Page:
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Thread: Sams Polo 3.0

  1. #151
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    Quote Originally Posted by sambb View Post
    Thanks Gary. Backing plates will stay then. Yeah I’ll see what alternatives I can find in the blacks. The effort seems like it’d be worth it. Going by the graph it just looks to be the ‘does all’ compound - no cold temp issues yet does everything and more at the other end compared to HP+ and even DTC-15.
    As I mentioned, Blacks are my go to pad, not only are the "jack of all trades" they are also always available and very cost effective.

    Cheers
    Gary
    Polo GTi 2017, Golf Mk7 110TSI Highline, Golf Mk7.5 R, Skyline R32GTST, Stagea RS4,

  2. #152
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    Sams Polo 3.0-img_1770-jpg
    A bit of a short pour on getting the E85 to the top line, but I'd be calling this United E85 at close to E90+ yeah? If so then my local United will hopefully be a good local source of E85.
    Petrol 98 RON tune is more or less finished now. Just need to sort the launch control but i'll fill a few 20% E85 containers for some ethanol blend tuning. Apparently there's plenty of head room in the 550cc injectors without having to move the fuel pressure from 3 bar. So hopefully it wasnt near MBT on the petrol tune and the ethanol blend will allow us to get some more timing into it!

  3. #153
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    Nice, I've not seen 90%, is that a United close to your home or work?

    Try the E20 and see who much timing you can add. If you think there is more to be had and you have injector room then try E25, it's your mix so you can choose what you run.

    Cheers
    Gary
    Polo GTi 2017, Golf Mk7 110TSI Highline, Golf Mk7.5 R, Skyline R32GTST, Stagea RS4,

  4. #154
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    Thats Dee Why, Pittwater Rd, 5 mins from home.

  5. #155
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    Update on the cars ongoing engine tuning. I now have active VVT!! So for those who aren't familiar with the BJX's VVT system, you basically have the cam belt driving the exhaust pulley. But inside/under the cam cover on the other side of the engine you have a cam chain that links the exhaust cam to the inlet cam. Between those you have a cam chain tensioner that uses oil pressure to change the relationship of the cams to one another.........when the solenoid activates it.
    So in the BJX the VVT is only used at cold start. When the VVT activates the inlet cam is advanced with the idea being it'll fire up the cat converter (with the aid of the airblast into the exhaust ports from the SAI) to operating temp as fast as possible.
    Something like the Audi S3's BAM engine though uses the VVT not only in this way but also to enhance performance by advancing the inlet between roughly 1500-4200rpm before switching it back to the retarded position that ours ALWAYS runs in.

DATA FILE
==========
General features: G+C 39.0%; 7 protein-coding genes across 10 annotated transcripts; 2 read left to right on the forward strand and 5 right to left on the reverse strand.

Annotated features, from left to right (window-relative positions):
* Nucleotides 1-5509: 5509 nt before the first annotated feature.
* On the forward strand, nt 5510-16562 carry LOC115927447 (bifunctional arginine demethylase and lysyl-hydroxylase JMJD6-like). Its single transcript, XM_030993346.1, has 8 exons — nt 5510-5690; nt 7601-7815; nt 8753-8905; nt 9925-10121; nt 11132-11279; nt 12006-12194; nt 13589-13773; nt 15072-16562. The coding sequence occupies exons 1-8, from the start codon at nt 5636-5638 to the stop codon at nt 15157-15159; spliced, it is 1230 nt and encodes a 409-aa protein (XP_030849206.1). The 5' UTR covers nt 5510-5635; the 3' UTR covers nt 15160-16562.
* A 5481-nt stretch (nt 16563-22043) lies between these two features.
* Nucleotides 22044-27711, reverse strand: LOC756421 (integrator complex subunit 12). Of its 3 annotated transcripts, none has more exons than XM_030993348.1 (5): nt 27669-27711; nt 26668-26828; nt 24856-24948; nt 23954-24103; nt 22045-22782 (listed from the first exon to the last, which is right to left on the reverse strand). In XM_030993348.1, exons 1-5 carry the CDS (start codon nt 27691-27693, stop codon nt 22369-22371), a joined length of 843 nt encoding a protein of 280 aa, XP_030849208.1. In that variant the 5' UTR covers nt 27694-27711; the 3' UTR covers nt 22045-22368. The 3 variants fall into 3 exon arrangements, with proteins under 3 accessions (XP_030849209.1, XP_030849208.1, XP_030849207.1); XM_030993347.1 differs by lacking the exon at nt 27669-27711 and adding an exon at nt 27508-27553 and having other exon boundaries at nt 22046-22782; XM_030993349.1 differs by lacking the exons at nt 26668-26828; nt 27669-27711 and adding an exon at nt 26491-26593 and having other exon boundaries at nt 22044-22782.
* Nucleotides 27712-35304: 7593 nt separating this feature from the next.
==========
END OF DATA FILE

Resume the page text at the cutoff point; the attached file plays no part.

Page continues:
like below
    Sams Polo 3.0-dynamic-vvt-pngSams Polo 3.0-1-8tstock_intake_cam_timing-jpg

    So more or less mine now operates like the Audi's do. The remote tuner guy in the UK that I use has set it up based on an rpm/load type map. We are still playing with where to switch it in but its close now and makes a massive difference. In VCDS by watching groups 090 and 091 you can see the cam moving from 0.0 crank degrees to 20 crank degrees advanced down low, holding it there across the torque hump, and then retarding back to the resting retarded inlet cam position above 4200'ish rpm. You can only exploit the cam VVT in an on/off fashion. Its not an infinitely variable cam phaser, its a simple 2 position set up. I have seen where guys have tried PWM feeds onto the solenoid to move it progressively but within the time period of the thread I was reading they cooked the solenoid which isnt designed to be bombarded with different frequencies.
    So VVT is commonly used as a way to kick start bigger or slow to spool turbos. If say you had a fixed timing 1.8T 20V like an AGU you might advance both cams with an adjustable pulley to do the same. This way lets you have the best of both worlds in that you can advance early to shift the front of the torque curve down but not loose out on the top end.
    While it may be more useful at bringing a big turbo into play earlier it definitely works some magic even on the small K04-001. While we didnt see any leaps in the MAF G/s traces, where it can be felt is when you move from light loads to bigger throttle % coming off tight corners and just general throttle response is much sharper. There are also funny situations eg when you give it a boot full and get it up on boost at the foot of a long hill but then you find you can climb the hill easily and the car hovers around atmospheric on the boost gauge. Well in that instance there seems to be sufficient load% for the cam to stay advanced and the car is just poised ready to leap back onto boost, no down change required at all. It feels totally different. I was worried that it would have the effect of turning an already snapppy turbo into a K03s style light switch but it hasn't. Its more about enhanced throttle response in those transient sort of conditions when you are rolling in and out of the throttle. Unreal.

  6. #156
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    Oh and the cold start now runs opposite to OEM. The cam is not advanced at all at cold start. Cold start VVt has been disabled. It stays in the retarded base position. It fires to life perfectly and the tune doesnt hold revs at 1200 rpm like the stock cars. It just holds 1000rpm for a bit then drops into its normal idle and is fine. Firing the car into life without the high revs and the inlet cam advance also makes it way quieter. The racket it used to make doing that was pretty ugly. Its so much quieter now.